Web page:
Now, more than six years after her birth and adoption, Robbie and I still visit Deanna and her family often, and our relationship has grown stronger over the years. While being Deanna’s birthmother has changed my life profoundly, I honestly can’t imagine my life without Don and De, either. They are absolutely wonderful parents, and they love Deanna more than anything else in the world.

People often ask me, “What makes your open adoption so successful?” While to outsiders it may look as if we have a “fairy tale” adoption, in reality, no open adoption is perfect. It has taken a great deal of trust and open communication to make ours work successfully and in Deanna’s best interest.  As an experienced birthmother, here are some of the things I’ve learned along the way that may be helpful for parents condsidering adoption:

  1. Seek out professional help and guidance as you consider your options. Unplanned pregnancy can be an extremely difficult and confusing experience. So how do you begin to plan? Who do you turn to for help? Make sure you begin by exploring all of the options available to you. The best way is to seek qualified counseling. If you decide to visit a licensed adoption agency, trained counselors and social workers on staff will be available to listen and help you make a well-informed decision, whether or not you end up choosing adoption.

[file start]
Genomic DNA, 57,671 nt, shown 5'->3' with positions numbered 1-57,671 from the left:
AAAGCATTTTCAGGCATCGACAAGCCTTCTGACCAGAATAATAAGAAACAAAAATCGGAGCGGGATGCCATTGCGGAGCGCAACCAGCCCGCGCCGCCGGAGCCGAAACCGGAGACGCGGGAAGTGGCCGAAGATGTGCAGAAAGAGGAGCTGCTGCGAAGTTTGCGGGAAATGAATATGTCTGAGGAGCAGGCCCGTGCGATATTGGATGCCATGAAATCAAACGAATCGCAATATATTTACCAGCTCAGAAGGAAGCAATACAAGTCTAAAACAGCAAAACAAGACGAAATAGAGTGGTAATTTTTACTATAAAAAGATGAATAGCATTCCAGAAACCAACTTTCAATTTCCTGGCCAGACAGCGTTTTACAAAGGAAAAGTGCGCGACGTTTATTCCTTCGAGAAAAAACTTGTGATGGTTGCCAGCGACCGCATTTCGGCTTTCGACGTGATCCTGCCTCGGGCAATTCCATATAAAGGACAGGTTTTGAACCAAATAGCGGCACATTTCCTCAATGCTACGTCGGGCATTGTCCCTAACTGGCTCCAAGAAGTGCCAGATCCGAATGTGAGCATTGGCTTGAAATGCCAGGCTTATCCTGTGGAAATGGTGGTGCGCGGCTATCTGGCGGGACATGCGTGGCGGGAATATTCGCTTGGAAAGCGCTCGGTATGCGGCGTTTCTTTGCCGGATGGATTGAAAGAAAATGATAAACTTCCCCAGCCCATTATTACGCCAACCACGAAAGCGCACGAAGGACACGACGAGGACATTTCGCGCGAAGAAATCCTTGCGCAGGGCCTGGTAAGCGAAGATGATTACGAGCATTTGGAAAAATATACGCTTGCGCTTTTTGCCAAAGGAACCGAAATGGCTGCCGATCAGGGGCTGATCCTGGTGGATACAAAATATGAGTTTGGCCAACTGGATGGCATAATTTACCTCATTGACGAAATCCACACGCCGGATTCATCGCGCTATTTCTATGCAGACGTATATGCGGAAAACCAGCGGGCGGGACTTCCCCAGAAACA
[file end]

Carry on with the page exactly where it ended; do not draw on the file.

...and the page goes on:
2. Choose the right agency. If you choose to find out more about adoption or make an adoption plan for your child, it’s important that you find an agency with which you feel comfortable.   Do your research first and identify what you’re looking for in an agency. Ask questions up front; for example, what legal services are offered to expectant mothers making adoption plans? Does the agency provide free pre- and post-adoption counseling and services for birthmothers? How long will the agency continue to work with and help you after the adoption takes place? Does the agency offer or facilitate a birthmother support group? What guidelines must the staff follow when working with adoptive parents? Is the agency willing to mediate should a problem arise during the adoption process? If you don’t feel comfortable with the agency staff, or their answers don’t match what you’re looking for in an agency, move on to the next.